Exception Testing Approaches in Java

This following blog post was inspired by Use JUnit’s expected exceptions sparingly. Instead of telling you what you should or should not do let’s try to offer different approaches to test driving exceptions.

As an example for why we need to test exceptions we use the fabulous TDD Kata String Calculator by Roy Osherove. It states:

Calling Add with a negative number will throw an exception “negatives not allowed” - and the negative that was passed.if there are multiple negatives, show all of them in the exception message

JUnit4 - Annotation based

Using the annotation based approach the test could look as follows

@Test(expected = RuntimeException.class)
public void does_not_allow_negative_numbers_as_input() {

The above is fine if we do not care what message the exception uses. Maybe we only use exceptions with descriptive names or don’t test the contents of the error message at all, because if you change the content your test will break. Making it subject to change and thus brittle. The same is valid for checking if a button states Sign up or Create account. We’re probably be better off testing if the button is invoking the desired functionality instead of its wording.

Nevertheless, since the Kata requires us to show all the passed negative numbers in the exception message we need another approach.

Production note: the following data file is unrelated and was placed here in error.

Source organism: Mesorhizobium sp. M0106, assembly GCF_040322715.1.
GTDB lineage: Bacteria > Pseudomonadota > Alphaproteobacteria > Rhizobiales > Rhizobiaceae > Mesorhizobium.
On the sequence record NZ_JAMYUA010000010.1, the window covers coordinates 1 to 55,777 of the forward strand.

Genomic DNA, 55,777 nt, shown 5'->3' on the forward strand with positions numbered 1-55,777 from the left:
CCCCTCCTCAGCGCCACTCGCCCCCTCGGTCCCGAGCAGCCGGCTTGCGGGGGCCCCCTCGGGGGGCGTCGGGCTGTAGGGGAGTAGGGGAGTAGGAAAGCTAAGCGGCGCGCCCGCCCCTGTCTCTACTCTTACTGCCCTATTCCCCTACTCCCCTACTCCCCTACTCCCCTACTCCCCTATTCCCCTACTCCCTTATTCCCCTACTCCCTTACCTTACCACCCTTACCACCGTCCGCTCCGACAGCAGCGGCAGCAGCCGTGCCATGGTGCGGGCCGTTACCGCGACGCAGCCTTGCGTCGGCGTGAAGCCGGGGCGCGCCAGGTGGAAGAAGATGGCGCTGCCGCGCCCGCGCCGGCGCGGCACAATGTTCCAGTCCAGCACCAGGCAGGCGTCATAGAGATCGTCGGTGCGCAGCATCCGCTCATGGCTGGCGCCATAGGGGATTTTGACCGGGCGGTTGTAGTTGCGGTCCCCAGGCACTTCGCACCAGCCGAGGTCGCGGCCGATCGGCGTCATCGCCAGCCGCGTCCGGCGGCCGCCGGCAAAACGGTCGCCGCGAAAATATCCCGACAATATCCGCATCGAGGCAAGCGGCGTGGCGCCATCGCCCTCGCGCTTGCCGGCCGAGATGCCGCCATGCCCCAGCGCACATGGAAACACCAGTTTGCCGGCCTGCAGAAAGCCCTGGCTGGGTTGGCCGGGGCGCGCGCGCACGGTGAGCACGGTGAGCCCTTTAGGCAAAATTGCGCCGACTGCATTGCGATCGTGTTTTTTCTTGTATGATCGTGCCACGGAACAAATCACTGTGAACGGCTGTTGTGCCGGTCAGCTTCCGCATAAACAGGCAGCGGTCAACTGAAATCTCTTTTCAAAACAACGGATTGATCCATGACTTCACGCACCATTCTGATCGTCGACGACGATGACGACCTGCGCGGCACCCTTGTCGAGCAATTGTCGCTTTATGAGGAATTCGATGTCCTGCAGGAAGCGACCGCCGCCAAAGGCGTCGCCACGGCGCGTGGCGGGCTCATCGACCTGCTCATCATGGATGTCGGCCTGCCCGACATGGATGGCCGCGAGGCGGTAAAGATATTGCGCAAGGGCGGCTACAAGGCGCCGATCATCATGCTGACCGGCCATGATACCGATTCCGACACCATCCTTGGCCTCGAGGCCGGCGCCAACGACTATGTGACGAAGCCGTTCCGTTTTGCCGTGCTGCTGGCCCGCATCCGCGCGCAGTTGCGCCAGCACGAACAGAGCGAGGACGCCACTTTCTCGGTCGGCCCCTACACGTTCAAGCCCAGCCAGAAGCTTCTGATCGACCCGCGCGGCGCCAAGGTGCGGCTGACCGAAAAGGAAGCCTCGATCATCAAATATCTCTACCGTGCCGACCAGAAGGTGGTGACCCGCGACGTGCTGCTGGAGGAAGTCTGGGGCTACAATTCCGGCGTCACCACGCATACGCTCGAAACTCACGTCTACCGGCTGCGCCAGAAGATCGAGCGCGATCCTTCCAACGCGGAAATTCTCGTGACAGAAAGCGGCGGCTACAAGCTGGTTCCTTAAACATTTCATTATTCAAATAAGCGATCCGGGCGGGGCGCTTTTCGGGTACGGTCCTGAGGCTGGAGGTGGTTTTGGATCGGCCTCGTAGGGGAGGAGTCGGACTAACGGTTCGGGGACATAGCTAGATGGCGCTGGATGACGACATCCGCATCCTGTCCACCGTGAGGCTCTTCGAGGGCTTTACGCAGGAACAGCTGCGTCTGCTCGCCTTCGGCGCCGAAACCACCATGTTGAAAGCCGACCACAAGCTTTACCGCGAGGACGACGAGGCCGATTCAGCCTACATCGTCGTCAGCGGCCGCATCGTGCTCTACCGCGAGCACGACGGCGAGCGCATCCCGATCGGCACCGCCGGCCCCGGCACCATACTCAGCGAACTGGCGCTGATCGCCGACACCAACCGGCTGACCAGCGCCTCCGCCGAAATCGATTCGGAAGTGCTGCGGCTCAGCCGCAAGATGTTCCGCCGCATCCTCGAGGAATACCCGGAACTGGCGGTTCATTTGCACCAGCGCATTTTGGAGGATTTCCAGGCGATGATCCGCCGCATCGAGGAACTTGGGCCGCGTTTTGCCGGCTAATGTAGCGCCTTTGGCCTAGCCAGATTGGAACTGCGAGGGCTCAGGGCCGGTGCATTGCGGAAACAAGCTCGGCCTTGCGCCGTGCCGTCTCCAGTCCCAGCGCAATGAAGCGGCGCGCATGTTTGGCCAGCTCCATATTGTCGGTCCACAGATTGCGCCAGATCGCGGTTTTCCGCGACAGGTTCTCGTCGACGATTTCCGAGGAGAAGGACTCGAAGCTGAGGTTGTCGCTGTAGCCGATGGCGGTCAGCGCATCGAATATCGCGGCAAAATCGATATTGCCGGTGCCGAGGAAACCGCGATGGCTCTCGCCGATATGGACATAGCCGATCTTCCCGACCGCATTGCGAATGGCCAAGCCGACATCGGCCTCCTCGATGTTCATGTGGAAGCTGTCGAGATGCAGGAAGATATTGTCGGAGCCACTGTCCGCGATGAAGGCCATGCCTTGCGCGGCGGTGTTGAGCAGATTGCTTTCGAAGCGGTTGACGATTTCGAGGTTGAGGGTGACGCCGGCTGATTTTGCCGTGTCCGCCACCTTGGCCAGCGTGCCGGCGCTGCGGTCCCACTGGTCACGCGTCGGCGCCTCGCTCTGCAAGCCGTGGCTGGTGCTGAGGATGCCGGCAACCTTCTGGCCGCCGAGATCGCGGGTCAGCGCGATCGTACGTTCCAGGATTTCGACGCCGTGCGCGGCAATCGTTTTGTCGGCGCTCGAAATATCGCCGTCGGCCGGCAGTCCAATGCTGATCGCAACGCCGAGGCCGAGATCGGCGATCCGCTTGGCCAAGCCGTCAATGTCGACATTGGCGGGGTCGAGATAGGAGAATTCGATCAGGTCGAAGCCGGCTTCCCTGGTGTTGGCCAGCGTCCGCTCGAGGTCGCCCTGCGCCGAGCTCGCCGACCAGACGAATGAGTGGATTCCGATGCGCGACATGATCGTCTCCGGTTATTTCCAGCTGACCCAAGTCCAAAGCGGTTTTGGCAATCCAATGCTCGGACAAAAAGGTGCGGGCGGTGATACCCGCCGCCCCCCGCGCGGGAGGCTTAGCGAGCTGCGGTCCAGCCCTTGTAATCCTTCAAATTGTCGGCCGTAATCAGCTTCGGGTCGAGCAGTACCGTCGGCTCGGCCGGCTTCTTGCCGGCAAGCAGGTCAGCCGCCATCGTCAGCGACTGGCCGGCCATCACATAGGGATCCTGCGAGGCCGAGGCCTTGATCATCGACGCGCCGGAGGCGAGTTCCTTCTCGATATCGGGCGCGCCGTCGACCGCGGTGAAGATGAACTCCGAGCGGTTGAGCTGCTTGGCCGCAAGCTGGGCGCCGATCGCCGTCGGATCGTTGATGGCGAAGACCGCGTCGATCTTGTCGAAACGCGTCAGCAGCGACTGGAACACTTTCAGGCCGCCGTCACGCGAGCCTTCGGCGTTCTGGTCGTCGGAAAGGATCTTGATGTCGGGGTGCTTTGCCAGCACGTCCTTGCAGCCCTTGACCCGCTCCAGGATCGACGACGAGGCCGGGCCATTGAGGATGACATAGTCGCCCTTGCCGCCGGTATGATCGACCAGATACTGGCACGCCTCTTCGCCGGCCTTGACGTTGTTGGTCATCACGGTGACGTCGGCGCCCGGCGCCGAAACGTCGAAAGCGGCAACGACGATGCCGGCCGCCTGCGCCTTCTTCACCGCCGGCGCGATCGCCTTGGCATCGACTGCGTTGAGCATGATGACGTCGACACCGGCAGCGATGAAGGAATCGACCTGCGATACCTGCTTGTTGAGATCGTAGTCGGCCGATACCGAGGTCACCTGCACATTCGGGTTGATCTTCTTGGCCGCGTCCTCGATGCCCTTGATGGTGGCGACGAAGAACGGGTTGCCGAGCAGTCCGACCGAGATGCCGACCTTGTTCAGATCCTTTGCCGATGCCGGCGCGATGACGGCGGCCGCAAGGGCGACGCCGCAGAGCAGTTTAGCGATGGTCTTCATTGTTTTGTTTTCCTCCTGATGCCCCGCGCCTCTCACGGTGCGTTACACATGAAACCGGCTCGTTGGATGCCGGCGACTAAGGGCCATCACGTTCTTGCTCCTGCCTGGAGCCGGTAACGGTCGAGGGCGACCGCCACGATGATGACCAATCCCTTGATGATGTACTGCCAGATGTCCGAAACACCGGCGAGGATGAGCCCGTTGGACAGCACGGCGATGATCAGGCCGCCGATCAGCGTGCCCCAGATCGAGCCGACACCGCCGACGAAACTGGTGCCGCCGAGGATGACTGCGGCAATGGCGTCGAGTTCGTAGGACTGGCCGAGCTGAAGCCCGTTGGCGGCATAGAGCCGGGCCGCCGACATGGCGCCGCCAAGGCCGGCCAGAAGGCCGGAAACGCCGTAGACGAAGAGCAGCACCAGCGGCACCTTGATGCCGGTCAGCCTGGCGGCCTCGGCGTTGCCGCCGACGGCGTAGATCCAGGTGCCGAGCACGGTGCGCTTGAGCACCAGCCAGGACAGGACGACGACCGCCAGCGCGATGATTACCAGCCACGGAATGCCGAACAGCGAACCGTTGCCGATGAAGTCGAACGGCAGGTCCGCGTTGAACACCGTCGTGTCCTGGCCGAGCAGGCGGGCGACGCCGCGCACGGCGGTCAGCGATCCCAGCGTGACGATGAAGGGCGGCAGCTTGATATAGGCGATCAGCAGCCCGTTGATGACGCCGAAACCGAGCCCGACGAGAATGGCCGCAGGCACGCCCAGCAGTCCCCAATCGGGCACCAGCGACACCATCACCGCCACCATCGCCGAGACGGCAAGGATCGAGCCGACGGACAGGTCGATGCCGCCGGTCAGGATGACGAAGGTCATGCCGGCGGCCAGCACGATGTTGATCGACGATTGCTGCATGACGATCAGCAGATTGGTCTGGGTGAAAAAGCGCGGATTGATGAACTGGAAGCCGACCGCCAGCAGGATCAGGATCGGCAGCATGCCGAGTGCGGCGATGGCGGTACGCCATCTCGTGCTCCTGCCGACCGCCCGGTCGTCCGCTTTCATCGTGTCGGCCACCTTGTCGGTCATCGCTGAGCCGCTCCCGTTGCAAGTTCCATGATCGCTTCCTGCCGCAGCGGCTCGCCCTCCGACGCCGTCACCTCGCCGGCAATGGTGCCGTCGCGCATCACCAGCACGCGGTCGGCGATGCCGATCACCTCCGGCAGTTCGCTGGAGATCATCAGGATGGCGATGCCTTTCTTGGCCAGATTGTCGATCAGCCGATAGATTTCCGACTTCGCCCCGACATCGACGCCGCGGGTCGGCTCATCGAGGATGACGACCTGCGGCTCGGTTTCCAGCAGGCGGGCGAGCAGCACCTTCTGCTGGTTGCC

JUnit4 - Using try-catch

The following is probably the most common approach of testing exceptions

public void does_not_allow_negative_numbers_as_input() {
  try {
  } catch (Exception e) {
    assertThat(e.getMessage(), containsString("-1,-2");

It’s considered verbose and having the fail(); adds extra complexity. The fail(); is necessary to have a failing test, in case the exception is never thrown, as all the assertions are inside of the catch block. Using the structure above in multiple locations also leads to heavy code duplication.

JUnit5 - Lambda

JUnit5, which is, at the time of this writing, in it’s alpha stage. It provides the following

public void does_not_allow_negative_numbers_as_input() {
  Throwable ex = expectThrows(RuntimeException.class, () ->
  assertEquals("negatives not allowed: provided -1,-2",

We can already use the above without adding any extra dependency by using the following helper functions

public interface Executable {
  void execute() throws Exception;
public static Throwable assertThrows(
  Class<? extends Throwable> expected, Executable executable) {
    return expectThrows(expected, executable);

public static <T extends Throwable> T expectThrows(
  Class<T> expectedType, Executable executable) {
  try {
  } catch (Throwable actualException) {
    if (expectedType.isInstance(actualException))
      return (T) actualException;
    else {
      String msg = String.format(
      "Unexpected exception: expected %s, got %s",
      throw new AssertionFailedError(msg);
  throw new AssertionFailedError("Nothing was thrown");


AssertJ offers fluent assertions, which means the assertions read like English sentences.

public void does_not_allow_negative_numbers_as_input() {
  assertThatThrownBy(() -> stringCalculator.add("-1,1,-2"))

Personally I prefer AssertJ due to its fluency. Use what you and your team likes or agrees on. Now you know some of the possibilities.